“Did you see THAT shot at the Masters last Sunday?” I must have been asked this well over 20 times from friends and colleagues over the past four days. None of them have any affiliation with the game of golf, other than there was nothing better for them to watch on terrestrial televison, THAT Sunday night.

“Do you mean Phil Mickleson’s shot? The one out of the pine needles and through the trees to five foot on the 13th?” I exclaim (wearily by the 20th attempt), as it seems I’m having a groundhog day with the same conversation, only the faces looking at me change.

“Yeah, yeah that’s the one. What a shot. I never knew golf could be so exciting to watch.”

Most of the people that have talked to me about this, one of the great shots in recent Masters history, also love football. And it seems to me that they are trying to compare it to a thundering 30-yard volley by Steven Gerrard, or as if Wayne Rooney has executed another piece of sublime skill. At least, whilst talking to me they’re reacting in a similar fashion to having seen that golf shot, as they do when I’m with them at the pub watching Messrs Gerrard and Rooney perform their tricks. Their eyes light up, as they get excited from the blood rushing from their heart and around their body.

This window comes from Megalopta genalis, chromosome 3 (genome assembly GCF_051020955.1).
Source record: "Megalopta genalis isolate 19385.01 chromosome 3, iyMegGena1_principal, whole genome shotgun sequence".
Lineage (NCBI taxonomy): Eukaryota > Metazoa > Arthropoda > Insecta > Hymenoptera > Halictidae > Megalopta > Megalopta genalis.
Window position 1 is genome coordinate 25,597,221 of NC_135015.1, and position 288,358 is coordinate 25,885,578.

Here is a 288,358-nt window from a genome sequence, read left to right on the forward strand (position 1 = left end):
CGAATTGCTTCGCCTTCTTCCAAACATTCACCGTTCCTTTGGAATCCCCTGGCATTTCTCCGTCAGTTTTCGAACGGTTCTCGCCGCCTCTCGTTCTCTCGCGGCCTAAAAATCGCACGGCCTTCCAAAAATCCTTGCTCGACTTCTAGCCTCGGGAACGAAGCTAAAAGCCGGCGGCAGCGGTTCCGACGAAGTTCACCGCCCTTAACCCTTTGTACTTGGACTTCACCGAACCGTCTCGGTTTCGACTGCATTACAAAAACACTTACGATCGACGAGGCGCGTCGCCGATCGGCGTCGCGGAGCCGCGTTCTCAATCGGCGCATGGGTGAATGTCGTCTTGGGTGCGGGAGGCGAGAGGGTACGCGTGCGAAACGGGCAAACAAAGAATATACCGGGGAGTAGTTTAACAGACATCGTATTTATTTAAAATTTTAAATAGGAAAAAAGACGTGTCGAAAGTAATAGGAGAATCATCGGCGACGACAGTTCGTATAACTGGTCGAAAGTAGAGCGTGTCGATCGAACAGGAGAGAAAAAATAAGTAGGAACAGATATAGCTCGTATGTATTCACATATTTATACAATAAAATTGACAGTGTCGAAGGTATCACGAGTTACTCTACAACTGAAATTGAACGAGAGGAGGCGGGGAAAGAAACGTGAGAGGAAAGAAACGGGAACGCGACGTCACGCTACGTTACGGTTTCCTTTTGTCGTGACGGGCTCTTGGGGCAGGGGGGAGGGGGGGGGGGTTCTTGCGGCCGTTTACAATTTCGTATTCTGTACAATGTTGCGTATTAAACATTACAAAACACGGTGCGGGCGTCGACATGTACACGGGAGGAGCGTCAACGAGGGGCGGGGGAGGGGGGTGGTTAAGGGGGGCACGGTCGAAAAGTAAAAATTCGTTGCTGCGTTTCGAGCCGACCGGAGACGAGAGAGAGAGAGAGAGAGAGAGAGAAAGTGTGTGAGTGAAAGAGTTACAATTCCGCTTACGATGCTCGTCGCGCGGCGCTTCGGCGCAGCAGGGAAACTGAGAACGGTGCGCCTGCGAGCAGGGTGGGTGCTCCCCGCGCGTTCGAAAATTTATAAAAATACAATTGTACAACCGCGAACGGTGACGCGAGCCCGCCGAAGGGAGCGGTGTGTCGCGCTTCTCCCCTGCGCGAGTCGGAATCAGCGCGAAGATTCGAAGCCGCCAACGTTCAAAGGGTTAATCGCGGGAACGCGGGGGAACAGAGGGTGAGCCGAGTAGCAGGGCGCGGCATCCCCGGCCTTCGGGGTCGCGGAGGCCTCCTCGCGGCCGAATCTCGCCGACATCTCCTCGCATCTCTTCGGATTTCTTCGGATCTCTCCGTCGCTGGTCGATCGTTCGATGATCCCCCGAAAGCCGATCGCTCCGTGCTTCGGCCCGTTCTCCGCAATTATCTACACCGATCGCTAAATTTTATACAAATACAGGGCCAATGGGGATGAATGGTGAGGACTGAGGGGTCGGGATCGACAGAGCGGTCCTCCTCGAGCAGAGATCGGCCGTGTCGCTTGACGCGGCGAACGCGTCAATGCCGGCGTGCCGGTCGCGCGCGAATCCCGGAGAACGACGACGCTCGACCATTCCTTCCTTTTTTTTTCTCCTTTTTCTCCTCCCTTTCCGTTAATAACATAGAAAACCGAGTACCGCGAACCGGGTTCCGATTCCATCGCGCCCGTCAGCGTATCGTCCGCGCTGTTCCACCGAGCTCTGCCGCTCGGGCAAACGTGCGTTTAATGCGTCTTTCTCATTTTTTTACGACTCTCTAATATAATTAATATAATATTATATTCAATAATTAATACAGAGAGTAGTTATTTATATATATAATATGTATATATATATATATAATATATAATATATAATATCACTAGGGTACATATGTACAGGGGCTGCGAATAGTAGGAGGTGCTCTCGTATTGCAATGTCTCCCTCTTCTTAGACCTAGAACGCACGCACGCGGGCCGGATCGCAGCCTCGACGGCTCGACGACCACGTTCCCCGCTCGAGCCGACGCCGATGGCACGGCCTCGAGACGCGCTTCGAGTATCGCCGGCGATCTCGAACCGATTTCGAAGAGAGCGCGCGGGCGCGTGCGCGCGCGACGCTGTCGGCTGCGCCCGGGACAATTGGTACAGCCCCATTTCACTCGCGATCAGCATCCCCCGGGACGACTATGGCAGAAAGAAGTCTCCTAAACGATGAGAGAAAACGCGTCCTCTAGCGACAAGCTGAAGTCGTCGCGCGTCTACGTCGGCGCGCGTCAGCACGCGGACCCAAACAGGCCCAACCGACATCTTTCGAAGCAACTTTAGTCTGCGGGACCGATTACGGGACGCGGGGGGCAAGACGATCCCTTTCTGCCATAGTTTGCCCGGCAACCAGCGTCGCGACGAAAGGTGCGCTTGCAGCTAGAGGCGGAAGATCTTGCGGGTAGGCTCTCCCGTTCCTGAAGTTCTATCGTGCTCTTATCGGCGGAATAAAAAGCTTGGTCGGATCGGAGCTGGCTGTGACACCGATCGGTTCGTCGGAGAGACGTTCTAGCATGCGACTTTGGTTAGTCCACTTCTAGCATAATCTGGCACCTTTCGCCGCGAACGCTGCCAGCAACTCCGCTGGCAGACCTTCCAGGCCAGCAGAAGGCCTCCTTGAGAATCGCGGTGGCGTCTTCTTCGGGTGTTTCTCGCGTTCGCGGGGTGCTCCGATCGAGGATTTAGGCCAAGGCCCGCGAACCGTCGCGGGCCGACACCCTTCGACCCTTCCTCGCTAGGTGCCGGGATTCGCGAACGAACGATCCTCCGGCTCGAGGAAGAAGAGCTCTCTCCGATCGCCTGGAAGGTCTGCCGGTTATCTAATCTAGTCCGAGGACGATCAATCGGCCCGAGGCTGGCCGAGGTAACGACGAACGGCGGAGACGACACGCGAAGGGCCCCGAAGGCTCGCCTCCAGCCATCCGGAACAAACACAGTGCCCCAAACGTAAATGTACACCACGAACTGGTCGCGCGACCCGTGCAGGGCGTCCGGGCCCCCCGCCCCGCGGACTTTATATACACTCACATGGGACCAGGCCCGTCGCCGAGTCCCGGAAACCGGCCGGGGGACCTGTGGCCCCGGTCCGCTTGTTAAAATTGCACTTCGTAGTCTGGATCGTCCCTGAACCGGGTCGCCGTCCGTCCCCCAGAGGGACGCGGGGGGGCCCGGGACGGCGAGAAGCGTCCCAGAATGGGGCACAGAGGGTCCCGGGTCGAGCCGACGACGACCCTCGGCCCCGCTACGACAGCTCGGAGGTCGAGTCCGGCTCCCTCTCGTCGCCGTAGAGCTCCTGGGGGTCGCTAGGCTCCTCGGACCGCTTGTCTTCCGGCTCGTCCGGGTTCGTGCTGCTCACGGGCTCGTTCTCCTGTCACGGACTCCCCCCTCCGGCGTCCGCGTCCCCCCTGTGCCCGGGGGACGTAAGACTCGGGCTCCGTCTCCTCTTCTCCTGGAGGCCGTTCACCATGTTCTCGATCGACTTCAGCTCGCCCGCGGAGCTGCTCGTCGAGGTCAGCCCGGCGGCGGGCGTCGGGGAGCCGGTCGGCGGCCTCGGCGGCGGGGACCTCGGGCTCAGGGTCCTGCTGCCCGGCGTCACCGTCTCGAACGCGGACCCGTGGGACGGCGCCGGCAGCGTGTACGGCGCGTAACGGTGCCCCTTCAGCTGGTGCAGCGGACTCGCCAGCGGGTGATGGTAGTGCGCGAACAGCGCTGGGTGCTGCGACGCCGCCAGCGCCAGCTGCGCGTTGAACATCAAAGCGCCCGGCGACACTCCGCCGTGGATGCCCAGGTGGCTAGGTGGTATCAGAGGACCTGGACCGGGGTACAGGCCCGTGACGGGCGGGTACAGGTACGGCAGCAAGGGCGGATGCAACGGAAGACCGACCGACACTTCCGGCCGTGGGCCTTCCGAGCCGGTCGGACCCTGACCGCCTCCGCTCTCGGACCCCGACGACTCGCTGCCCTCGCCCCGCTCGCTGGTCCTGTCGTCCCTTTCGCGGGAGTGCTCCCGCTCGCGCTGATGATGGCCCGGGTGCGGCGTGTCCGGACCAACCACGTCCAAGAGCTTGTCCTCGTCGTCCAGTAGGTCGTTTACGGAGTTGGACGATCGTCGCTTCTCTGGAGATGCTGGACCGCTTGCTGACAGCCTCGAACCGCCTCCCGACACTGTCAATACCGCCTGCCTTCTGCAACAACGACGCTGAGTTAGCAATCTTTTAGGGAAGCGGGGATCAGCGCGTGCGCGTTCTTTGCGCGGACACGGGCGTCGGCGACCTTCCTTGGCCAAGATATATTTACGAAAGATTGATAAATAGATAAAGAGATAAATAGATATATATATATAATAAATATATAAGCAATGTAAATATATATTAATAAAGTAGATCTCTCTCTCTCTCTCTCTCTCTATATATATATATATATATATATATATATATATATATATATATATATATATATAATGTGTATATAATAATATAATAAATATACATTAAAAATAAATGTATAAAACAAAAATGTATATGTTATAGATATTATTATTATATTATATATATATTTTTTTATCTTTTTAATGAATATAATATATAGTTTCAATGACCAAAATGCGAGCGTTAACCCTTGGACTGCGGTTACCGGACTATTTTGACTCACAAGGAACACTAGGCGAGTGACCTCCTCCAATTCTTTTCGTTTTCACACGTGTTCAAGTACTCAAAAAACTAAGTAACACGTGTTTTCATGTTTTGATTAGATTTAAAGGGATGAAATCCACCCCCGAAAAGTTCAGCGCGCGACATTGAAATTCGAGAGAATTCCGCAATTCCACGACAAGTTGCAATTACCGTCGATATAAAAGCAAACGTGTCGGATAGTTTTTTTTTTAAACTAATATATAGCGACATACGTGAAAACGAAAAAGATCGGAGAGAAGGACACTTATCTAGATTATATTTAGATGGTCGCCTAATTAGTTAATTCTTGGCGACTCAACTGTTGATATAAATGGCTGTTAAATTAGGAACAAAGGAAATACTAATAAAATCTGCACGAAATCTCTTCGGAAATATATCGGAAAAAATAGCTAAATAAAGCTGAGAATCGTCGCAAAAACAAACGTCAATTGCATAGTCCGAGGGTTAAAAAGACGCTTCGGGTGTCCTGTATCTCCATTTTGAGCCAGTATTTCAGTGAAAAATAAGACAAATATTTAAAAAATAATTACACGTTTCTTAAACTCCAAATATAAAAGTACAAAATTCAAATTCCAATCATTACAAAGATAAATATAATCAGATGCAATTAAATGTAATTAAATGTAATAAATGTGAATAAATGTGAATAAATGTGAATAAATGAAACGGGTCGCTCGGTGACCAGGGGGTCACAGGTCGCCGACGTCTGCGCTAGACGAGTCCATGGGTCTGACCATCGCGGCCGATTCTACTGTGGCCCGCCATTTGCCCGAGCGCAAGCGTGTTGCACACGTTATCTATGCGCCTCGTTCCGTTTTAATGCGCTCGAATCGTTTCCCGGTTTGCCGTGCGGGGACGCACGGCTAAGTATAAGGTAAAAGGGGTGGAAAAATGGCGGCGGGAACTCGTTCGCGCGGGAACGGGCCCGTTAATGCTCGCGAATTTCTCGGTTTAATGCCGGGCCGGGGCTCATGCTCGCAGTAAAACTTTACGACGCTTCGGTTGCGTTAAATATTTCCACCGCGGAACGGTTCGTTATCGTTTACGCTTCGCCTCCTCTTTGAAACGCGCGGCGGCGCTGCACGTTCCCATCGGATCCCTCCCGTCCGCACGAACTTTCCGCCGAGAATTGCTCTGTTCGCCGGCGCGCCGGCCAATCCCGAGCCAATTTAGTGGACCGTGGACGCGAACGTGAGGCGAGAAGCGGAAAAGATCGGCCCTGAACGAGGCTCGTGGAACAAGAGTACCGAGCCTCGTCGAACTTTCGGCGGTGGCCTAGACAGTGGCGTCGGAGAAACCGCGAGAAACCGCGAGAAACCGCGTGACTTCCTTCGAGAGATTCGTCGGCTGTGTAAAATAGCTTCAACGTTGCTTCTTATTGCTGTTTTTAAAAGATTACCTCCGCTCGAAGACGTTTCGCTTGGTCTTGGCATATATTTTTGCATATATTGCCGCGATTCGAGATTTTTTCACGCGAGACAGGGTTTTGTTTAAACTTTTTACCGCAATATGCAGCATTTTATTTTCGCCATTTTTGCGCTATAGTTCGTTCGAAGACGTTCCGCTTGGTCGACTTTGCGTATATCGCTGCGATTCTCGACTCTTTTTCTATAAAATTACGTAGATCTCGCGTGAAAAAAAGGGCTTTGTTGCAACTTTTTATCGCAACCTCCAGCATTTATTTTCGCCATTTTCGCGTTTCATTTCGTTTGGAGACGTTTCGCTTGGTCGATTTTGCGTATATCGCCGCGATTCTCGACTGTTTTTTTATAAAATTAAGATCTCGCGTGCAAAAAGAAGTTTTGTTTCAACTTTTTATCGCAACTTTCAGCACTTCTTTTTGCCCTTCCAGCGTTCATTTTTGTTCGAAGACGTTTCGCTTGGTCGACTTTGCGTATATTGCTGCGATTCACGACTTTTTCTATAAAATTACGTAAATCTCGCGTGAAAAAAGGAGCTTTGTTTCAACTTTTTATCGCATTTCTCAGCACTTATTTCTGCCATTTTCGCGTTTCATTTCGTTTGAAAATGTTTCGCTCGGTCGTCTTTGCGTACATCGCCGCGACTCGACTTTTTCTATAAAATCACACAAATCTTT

Great shots, like that of Mickleson’s, are slowly filtering through to the masses, and this is the kind of thing that gets people into golf, as they try and replicate the greatness they’ve just seen on the box. This can only be a good thing for our sport, as it may hopefully give a helping hand towards golf clubs attaining more members, providing the ammunition to fight their way out of the recession that has crippled many clubhouses across the country.

I could have easily have had this conversation about Tiger’s shot into nine as he hooked it around the trees, or when he holed his approach on seven, but haven’t we all heard enough about Woods these past few weeks? For me the shot that typified what the Masters is all about was Adam Scott’s approach, which took 38 seconds (yes I counted it) from hitting the 7th green to finally knocking the pin and dropping into the hole. Only on the greens of Augusta could you ever dream the ball would still be moving after so long.

Where next?

US Masters: Golf Monthly microsite
Golf opinion: Other blogs
Competitions: Win golf prizes